• Jesse Doel

What’s so Good About God’s love?

What’s so good about God’s love?


God’s love is something we sing about, hear about, and read about all the time. We are maybe even sometimes at risk of reducing God’s love to mere sentimentality – good for giving me an emotional pick me up until I get around to the more practical and concrete things in life again. Easter is maybe the time to remember – the love of God expressed in the death of Jesus Christ on that cross two thousand years ago is about more than a feel-good moment for us today, it is the most decisive, transformative, and “practical” event in human history.


Active Love

God’s love was active – meaning he took the initiative. God does not love passively. Jesus did not come like a well-wisher hoping we would all feel a little bit better. Jesus is not like those relatives you see once a year, who have to occasionally feign an interest in the goings-on of your life. God’s love is not another opinion telling you to look on the positive side of things – or trying to show you how to think more positive thoughts. Jesus loved you passionately, heroically, and actively.

He took the initiative. Jesus did not die just to change the way you feel (about yourself or about the world), or to show you how to love people better (sometimes called the moral influence theory of atonement). He died to save you. To effect a change in your life. To move you from a category called “dead in your transgressions and sins” (Ephesians 2:1) and “by nature deserving wrath” (Ephesians 2:3) and move you to a category called, “alive in Christ” (Ephesians 2:5). That is the movement we make by grace through faith (Ephesians 2:8) and it is what Jesus died to accomplish in your life.

And really, how could God’s perfect love work in any other way? Author and theologian John Stott shares the following example, “If you were to drop off the end of a pier and drowned, or dash into a burning building and be burnt to death, and if your self-sacrifice had no saving purpose, you would convince me of your folly, not your love. . . just so the death of Christ on the cross cannot be seen as a demonstration of love in itself, but only if he gave his life to rescue ours.”


Imagine this - you are at the beach with your family, and you look over at your kids playing and enjoying themselves in the sand. In that moment, you are so overcome with love for them that you run to the end of the pier and drown yourself in the lake to leave them with an example of your love. Does that sound like love? No, that’s folly. And if you run into a burning building in the very least you better be saving a cat, because otherwise that’s folly too.


The point is Jesus’ love is not passive, it is not just to make you feel better, it is not just to leave an example for you to love better and try harder. It actually, literally, saves you. It is an active, effective, and goal-driven love. To make a way when there was no way.


We all at one point in our lives tied ourselves to the tracks and were waiting for the freight train of God's wrath to obliterate us. We did this intentionally and callously. We did this with mirth in our mouths and self-delusion in our hearts. And yet while we were sinners, he loved us. Jesus stood in the way. He was struck by the train and died, but stopped it and rendered it motionless. You were, “by nature deserving wrath” and Jesus ensured that wouldn’t happen.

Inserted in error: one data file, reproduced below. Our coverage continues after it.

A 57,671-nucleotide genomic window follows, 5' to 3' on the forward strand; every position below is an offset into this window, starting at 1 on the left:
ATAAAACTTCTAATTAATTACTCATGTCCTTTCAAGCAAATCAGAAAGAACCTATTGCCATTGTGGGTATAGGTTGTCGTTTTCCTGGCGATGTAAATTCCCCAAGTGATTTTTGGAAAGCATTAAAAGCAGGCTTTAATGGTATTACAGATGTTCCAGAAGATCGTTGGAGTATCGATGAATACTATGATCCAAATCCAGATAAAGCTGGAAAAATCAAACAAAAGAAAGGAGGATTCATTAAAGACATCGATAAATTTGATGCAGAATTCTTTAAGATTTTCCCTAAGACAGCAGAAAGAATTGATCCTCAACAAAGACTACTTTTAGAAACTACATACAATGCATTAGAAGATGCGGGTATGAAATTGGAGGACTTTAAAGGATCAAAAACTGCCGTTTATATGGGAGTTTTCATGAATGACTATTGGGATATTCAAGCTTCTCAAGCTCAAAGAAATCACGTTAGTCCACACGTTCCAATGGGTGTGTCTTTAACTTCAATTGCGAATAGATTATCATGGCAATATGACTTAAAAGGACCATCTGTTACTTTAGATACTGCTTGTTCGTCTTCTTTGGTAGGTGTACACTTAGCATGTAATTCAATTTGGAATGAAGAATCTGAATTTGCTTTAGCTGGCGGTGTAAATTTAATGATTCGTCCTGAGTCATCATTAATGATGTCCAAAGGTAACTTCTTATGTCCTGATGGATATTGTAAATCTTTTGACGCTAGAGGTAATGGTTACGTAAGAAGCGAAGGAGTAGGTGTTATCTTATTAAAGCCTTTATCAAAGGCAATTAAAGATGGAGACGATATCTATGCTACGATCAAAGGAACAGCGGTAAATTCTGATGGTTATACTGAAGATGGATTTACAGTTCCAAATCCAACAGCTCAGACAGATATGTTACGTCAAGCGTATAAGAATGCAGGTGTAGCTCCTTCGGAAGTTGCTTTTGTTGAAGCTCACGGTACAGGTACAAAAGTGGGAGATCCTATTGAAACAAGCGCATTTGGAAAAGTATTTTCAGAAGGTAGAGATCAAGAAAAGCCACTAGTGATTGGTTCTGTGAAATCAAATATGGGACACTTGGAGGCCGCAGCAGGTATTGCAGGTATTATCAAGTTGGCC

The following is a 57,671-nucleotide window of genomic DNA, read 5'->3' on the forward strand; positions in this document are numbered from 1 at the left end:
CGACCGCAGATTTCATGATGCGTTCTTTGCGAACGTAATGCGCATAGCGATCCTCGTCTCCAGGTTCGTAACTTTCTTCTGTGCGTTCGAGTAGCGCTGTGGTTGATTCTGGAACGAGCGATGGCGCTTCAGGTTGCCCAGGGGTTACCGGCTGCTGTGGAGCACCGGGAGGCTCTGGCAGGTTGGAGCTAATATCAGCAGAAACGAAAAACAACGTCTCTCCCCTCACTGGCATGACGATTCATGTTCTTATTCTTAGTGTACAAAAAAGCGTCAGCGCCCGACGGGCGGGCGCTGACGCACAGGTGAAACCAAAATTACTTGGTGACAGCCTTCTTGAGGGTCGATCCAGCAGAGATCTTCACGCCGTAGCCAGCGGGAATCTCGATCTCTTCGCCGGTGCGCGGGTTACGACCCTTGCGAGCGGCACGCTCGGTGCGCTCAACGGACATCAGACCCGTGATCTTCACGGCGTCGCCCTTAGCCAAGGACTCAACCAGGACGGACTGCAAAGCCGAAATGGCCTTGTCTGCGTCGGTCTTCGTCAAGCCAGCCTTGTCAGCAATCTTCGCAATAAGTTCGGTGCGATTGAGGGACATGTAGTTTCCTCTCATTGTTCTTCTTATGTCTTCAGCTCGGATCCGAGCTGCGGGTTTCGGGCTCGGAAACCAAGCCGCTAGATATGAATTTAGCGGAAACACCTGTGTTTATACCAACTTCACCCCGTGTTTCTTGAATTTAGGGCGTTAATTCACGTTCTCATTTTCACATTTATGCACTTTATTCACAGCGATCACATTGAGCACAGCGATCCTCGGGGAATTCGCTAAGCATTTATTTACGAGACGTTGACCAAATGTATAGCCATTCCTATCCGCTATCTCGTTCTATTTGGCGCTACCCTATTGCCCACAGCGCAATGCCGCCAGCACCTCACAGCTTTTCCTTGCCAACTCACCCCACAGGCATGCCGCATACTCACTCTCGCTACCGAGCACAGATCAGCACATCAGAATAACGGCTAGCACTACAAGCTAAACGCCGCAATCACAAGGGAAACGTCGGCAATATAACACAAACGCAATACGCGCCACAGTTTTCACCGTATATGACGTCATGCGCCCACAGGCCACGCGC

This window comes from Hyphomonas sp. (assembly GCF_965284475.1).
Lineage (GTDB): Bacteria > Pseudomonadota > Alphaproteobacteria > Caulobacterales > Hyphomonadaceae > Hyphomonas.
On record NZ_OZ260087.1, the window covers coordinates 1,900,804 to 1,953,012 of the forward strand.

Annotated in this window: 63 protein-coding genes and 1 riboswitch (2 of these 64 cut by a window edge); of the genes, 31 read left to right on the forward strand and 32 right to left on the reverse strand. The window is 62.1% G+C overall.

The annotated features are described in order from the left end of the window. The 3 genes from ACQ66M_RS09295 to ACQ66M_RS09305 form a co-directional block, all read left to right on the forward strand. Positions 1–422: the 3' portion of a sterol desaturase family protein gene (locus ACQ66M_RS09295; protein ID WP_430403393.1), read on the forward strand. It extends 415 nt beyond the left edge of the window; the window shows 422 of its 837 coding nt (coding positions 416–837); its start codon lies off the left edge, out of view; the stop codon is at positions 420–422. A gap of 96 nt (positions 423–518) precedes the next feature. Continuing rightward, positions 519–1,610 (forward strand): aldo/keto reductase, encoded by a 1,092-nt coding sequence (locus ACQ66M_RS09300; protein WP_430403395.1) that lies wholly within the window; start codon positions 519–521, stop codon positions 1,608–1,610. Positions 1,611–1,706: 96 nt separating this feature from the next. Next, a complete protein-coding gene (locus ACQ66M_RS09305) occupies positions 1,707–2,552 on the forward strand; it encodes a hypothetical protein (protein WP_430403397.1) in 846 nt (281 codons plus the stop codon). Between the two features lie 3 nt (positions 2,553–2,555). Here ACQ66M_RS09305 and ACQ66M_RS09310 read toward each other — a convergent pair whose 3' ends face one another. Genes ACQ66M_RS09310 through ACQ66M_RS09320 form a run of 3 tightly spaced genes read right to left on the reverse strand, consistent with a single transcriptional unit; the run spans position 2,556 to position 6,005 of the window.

The love of the cross is not vague or ethereal. It is not about vague hope, but concrete forgiveness. It is not just about the people “out-there” who bother you, but the monster inside of you. It is not a fairy tale, or a nice sentimental story we remember to have a little pick-me-up in an often-dreary world, but it is the most decisive moment in human history and in the lives of all who place their faith in Jesus. There is nothing as practical. No act so perfectly designed to reach down to the depths of your soul and up to the heights of heaven.


Proven Love

And, wonder of wonders, this all took place “While we were still sinners.” While you were at your worst. At that moment Jesus loved you.


At that moment. At your worst moment. That moment you said those words you wish you could take back. That moment of anger when you blew up at your kids. That missed opportunity when, in truth, you were too ashamed of Jesus to mention his name. That time you wounded a friend you can’t get back. That moment you closed your laptop screen and wished you could rewind time. That mistake that has been haunting you and that source of guilt that you carry. At that moment Jesus loved you.

At that moment God’s love expressed in Jesus’ death on the cross was coming for you. You did not have to make yourself right or clean up, fix your hair, or make something of yourself first. Jesus loved you even when you were “dead in your transgressions and sin.” Jesus was pursuing you when you were at your worst, and he will keep on coming for the worst of you.


How can I know this? How can you be assured of this? How can you know he loves you at your most shameful, and when you feel the most dirty? Because he already proved it. Romans 5:8 says Jesus’ death is all the proof we need to be assured of God’s intense love for us. This is not the story of an angry Father who got really mad and had to be beat his son up (as teaching about the cross has sometimes been caricatured). This is the story of a passionate loving Father who sent his Son, Jesus, to take on flesh and to die in our place, receiving our punishment, so we could receive life and be “alive in Christ.” And we get to spend all of eternity celebrating how good God’s love really is.



 

This article was originally published in The Recorder, Vol 59 no. 2